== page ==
In today’s global marketplace, more Canadians are earning incomes from sources beyond the borders of Canada. Understand your tax filing obligations for income that you have earned from foreign sources.

Canadian Residents

The Canadian taxation system is based on your residency status, not on your citizenship. There are a number of circumstances that can affect your residency status. There are no strict rules, but the Canada Revenue Agency has established guidelines. As a Canadian resident, you are taxed on your worldwide income, no matter where the income is earned. This income could be from foreign shares, rental properties or business income from outside of the country.

Reporting Income

All income that you have earned from foreign and domestic sources must be declared on your personal tax return. Depending on the type of income such as capital gains, investment or rental property you need to report it the same manner as you would if it was sourced from within Canada.

If the amounts are in a foreign currency, these must be converted to Canadian dollars. Use the Bank of Canada exchange rate that was in effect on the day when you received the income. If it was received a number of times during the year, use the average annual foreign exchange rate to convert into Canadian dollars.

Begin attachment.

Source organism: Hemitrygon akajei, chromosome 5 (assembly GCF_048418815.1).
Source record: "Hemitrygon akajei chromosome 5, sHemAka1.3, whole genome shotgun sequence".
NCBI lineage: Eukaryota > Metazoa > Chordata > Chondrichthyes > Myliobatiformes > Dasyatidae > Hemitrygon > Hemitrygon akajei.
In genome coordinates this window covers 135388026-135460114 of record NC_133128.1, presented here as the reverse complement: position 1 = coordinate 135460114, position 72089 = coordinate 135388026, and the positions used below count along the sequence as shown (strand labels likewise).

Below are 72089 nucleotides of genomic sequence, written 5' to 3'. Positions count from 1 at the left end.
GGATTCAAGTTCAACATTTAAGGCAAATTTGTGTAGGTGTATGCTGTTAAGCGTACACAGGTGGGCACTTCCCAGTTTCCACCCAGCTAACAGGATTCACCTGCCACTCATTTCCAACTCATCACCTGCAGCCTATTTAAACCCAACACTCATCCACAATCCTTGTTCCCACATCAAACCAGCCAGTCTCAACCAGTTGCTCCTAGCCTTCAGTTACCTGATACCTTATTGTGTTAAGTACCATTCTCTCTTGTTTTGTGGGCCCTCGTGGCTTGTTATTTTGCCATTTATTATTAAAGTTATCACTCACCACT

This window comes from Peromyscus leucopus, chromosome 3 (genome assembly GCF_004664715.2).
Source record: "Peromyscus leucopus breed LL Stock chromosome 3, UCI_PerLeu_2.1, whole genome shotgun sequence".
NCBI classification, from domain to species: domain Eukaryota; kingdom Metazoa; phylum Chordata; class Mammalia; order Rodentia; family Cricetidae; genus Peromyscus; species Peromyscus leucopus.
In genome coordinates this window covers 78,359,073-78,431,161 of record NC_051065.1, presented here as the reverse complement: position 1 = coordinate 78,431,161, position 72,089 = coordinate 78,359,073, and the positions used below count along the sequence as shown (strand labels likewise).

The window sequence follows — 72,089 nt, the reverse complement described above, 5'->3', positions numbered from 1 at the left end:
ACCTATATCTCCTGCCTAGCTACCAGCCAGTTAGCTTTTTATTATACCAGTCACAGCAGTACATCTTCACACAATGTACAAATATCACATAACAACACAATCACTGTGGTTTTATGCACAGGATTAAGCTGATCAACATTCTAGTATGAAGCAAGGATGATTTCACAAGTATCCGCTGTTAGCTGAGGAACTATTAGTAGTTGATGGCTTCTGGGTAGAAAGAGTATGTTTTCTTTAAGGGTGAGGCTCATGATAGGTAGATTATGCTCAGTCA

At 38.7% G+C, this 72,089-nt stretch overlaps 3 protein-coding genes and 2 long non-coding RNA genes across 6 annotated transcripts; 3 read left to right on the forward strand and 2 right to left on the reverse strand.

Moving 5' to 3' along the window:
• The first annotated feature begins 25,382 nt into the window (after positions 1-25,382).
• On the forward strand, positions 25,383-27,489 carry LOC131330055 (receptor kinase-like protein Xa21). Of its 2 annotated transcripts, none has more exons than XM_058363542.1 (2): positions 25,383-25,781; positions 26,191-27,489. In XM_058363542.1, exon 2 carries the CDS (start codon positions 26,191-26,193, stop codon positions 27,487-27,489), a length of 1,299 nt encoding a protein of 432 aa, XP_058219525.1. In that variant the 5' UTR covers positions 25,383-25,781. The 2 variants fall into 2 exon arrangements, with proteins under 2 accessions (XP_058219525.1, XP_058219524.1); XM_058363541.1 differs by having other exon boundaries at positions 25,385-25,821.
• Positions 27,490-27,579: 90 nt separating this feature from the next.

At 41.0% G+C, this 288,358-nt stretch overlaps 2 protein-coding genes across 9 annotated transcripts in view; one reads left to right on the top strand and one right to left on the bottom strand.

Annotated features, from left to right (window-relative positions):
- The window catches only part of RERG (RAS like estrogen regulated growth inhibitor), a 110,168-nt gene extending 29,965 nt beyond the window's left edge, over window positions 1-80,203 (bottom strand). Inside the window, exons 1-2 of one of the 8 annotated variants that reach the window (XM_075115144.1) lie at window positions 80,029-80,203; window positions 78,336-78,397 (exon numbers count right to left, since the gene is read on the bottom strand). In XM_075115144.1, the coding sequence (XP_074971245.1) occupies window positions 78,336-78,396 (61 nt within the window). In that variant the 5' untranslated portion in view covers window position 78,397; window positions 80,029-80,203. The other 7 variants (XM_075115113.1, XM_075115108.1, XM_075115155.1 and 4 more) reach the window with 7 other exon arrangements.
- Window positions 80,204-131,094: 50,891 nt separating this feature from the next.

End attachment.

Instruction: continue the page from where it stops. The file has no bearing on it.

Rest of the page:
If you have paid withholding taxes to any foreign country on the income you have earned, you should not decrease your income by that amount. You may be able to claim a foreign tax credit on your taxes on line 405. These amounts should also be converted to Canadian dollars from the foreign currency using the same rates as the income.

Foreign Property Over $100,000

Residents of Canada must report foreign investments if the total cost is greater than $100,000 in Canadian currency at any time during the year. If you do not report these, the Canada Revenue Agency could impose penalties for failing to report.

Foreign property includes funds and bank accounts you hold, debt securities, shares of foreign corporations (even if they are held by a Canadian broker), shares held with foreign brokers, real estate, and other tangible and intangible properties located outside of the country.

Foreign property does not include property for an active business, registered pension fund investments, foreign investments held by Canadian registered funds or personal properties.

Capital Gains

If you immigrated to Canada and became a resident, any property that you held or brought with you now forms a cost base when you became a resident. That cost base is its fair market value at the time when you became a resident. This becomes the cost base for calculating the capital gain or loss when you dispose of the property. There could be some exemptions for certain capital property, depending on the tax treaty between Canada and the country from which you emigrated.

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